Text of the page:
NASA/Earth Observatory

The River Nile from space highlights the intelligent species that lives on Earth. But how many other civilizations are in our galaxy that we could communicate with?NASA/Earth Observatory

OK, I've had enough. I've been looking up at the night sky for 20 years and not once have I ever seen anything that has aroused my suspicion that an alien visitor has popped by Earth to take a look.

The thing is, I am contacted far too often by people saying they have seen an unidentified flying object, or UFO. Being terribly literal, they probably have seen something "unidentified," and it may look like it's flying; whatever it is, it certainly is an "object," but it doesn't mean it's aliens.

I've never seen anything that makes me think UFOs are alien in origin. But ask me if I think aliens exist, somewhere, anywhere, and I answer with a loud and affirmative yes. Whether UFOs are alien or not will be a discussion that rages for decades, but the question about microbial life in the solar system or intelligent life in the Universe at large, is a different and fascinating one. If "they" are out there — and for the purpose of this article let's assume they are — then how many alien civilizations can we expect to come across?

In the 1960's, U.S. astronomer Frank Drake started the first real search for alien radio signals being beamed across the Universe. Off the back of this work, he came up with an equation that is at best, an educated stab at the number of civilizations in our Galaxy with which we might actually be able to communicate right now.

This is a fascinating possibility, and one that has an interesting relationship with the Fermi Paradox. This paradox explains that there seems to be a distinct lack of evidence of such communicating civilizations regardless of the final number that drops out of the bottom of the equation. Perhaps technologically advanced civilizations have a habit of blowing themselves up before getting the signal out?

Let's get down to some mathematics. The equation, in its pure form, looks like this:

N = R* × fp × ne × fl × fi × fc × L

It looks horrible, but it's really easy to understand. Its purpose is to take some numbers we can estimate from our existing knowledge rather than totally guess, plug them all together and come up with the magic number "N" — an estimate on the number of contactable civilizations.

We can start by taking the average rate of star formation (R*) in our Galaxy, the Milky Way. A strange factor to consider perhaps, but understanding how many stars form each year allows us to ultimately consider how many civilizations are born each year. Current theory suggests this number, in the Milky Way, is about 10 new stars per year.

The second item fр defines the fraction of those stars which have planets and, according to current scientific values, is something like 50 percent.

Of the remaining values, we can actually look closer to home and learn from our very own solar system. Taking ne and fΙ, which explain the number of planets that can support life and the fraction of those planets where life actually evolves, and applying to the Solar System, will suggest a couple of possible options.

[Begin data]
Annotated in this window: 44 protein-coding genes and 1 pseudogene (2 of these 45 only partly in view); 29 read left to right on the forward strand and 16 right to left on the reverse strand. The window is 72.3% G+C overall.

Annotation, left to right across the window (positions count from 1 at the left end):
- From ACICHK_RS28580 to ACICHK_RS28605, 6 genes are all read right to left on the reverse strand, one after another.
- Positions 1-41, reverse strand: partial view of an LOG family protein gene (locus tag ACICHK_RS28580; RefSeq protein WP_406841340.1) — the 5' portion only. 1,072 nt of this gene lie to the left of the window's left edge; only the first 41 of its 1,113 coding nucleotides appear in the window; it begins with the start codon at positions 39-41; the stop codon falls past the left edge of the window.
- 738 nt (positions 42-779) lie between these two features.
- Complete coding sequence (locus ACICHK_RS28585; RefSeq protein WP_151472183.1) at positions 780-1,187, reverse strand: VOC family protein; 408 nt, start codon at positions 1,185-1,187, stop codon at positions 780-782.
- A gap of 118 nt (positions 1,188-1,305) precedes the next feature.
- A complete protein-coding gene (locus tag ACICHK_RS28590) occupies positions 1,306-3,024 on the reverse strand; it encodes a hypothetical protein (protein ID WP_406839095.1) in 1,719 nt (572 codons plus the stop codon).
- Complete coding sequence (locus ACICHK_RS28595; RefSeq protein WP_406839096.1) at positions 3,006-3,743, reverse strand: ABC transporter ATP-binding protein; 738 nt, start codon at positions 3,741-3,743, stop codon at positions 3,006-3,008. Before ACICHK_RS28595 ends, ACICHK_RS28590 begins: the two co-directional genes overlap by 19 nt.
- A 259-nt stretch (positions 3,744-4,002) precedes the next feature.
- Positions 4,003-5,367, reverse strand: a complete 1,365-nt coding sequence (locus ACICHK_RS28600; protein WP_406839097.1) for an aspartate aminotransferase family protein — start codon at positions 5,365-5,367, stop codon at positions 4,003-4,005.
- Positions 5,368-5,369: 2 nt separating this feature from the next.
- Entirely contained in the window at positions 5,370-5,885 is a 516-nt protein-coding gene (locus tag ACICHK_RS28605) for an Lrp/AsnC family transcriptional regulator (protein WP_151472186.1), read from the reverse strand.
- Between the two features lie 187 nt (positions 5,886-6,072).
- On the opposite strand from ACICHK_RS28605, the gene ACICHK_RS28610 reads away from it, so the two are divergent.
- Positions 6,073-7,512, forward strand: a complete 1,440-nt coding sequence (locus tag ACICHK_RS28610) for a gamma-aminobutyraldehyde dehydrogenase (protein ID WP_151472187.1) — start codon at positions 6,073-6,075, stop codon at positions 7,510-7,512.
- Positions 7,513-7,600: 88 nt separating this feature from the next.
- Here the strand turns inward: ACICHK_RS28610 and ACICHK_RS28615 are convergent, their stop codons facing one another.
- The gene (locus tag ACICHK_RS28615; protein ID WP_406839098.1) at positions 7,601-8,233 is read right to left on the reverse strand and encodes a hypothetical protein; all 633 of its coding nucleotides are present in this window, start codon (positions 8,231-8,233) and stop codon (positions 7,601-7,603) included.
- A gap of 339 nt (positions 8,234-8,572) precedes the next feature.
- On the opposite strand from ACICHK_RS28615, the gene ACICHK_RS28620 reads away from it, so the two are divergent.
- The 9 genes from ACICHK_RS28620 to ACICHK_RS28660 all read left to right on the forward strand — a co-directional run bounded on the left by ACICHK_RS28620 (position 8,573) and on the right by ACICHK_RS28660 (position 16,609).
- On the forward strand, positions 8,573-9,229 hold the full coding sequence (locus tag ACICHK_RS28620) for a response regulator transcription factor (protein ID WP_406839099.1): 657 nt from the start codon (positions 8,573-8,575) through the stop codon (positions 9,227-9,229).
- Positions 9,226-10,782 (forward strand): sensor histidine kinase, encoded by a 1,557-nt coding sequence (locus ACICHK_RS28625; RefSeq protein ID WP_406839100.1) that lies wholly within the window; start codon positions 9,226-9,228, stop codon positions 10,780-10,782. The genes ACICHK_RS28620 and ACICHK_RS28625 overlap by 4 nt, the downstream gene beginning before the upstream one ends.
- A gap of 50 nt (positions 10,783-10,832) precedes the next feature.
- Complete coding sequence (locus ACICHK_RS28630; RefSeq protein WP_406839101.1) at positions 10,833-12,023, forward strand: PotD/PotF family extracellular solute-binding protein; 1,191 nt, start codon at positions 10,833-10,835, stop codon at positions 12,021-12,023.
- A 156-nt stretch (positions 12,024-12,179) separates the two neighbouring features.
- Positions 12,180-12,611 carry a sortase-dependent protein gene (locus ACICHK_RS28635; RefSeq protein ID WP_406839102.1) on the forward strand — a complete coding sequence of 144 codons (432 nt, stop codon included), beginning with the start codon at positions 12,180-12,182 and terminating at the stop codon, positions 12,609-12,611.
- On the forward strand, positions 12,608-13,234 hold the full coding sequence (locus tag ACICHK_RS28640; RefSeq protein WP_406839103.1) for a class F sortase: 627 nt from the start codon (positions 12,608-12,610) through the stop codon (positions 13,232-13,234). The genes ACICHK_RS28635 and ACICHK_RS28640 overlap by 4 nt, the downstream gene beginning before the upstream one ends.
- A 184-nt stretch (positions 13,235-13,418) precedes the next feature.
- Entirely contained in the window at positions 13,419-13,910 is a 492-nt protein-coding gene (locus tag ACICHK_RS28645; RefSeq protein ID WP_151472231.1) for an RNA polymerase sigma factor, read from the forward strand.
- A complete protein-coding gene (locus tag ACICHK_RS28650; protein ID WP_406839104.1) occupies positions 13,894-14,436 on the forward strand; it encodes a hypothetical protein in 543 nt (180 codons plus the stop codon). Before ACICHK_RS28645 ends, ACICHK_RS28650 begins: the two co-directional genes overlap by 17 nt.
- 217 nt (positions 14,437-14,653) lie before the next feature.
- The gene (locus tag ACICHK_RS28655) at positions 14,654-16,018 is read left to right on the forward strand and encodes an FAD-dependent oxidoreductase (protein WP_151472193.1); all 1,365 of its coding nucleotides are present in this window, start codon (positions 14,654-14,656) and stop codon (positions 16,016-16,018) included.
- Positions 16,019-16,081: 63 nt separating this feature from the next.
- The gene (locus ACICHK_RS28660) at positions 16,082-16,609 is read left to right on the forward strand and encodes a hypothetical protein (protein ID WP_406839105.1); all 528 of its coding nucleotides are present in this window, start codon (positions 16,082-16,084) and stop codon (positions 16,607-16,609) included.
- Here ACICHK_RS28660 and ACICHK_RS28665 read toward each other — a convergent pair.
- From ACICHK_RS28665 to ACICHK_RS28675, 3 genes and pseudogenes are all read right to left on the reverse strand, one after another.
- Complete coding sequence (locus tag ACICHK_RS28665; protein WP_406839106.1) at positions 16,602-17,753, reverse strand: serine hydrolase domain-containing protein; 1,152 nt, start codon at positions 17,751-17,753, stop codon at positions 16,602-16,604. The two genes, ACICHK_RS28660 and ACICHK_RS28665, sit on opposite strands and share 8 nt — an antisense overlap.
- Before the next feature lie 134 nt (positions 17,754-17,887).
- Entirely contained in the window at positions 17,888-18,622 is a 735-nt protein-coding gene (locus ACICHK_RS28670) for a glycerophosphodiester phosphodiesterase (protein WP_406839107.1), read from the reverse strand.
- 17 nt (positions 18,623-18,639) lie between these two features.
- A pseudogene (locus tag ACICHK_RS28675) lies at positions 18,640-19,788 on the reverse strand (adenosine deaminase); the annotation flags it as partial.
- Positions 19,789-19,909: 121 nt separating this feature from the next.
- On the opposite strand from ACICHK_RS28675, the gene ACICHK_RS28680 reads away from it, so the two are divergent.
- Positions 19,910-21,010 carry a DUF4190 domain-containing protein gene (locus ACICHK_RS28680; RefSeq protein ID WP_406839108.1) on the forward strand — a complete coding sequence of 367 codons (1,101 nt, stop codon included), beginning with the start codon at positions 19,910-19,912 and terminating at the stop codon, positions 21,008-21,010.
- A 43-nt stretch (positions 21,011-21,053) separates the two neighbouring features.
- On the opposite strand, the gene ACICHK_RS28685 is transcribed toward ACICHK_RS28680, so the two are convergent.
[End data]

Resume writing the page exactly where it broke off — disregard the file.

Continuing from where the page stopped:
Obviously, Earth can support life (as we know it) and perhaps in the past so has Mars, this gives us an answer of 2 for the first point but we should also perhaps consider Europa and Titan as they, too, may harbor conditions where life, however primitive or weird, may be able to evolve, giving us an answer of 4 instead. The fraction where life evolves is at least 1 but it's thought that if the conditions are right, then life will evolve to some degree, at some time, leaving f

We can then apply some decent and pretty reliable numbers to the final factors in Drake's equation. fⁱ is the fraction of those life bearing planets where intelligent life evolves. From our own Solar System we know of only one place where intelligent life has evolved (although sometimes I do wonder) leaving us with 25 percent.

According to the SETI organization, fⁱrefers to the "fraction of civilizations that develop a technology that releases detectable signs of their existence into space" and comes in at a meager 1 percent.

Finally comes "L," the length of time that the civilization releases detectable signals into space, which, using humans as an example, this technological advancement can be estimated at 10,000 years.

So this is the exciting bit, plug those numbers all in to the equation and you come up with... (drum roll please) ...50!

Is that really it?

The number of contactable civilizations in our Galaxy, right now, that we might communicate with, is just 50... fifty? It's estimated that there is around 400 billion stars in our Galaxy and, according to my numbers (which, by their nature are educated guesses), there are just 50 alien civilizations that we could communicate with.

You only have to think about the vast scale of the Galaxy spanning 100,000 light years diameter (that's big) to realize the chances of us actually being within communicable distance seems pretty small. A depressing thought.

But does it mean we should give up our attempts at finding ET? After all, with so few of them in our Galaxy, finding a needle in a haystack would be relatively easy by comparison. No, quite the opposite, I think we absolutely should, indeed must, continue our search for our alien cousins (and before you infer it, I'm not suggesting we are related).

One of the great things about our species is the unswerving desire to explore and discover. Though the task is daunting, it is in our nature to try. If the alternative is to sit on our bums and mope, assuming we are alone (or worse, not even caring) then I know which direction I would choose.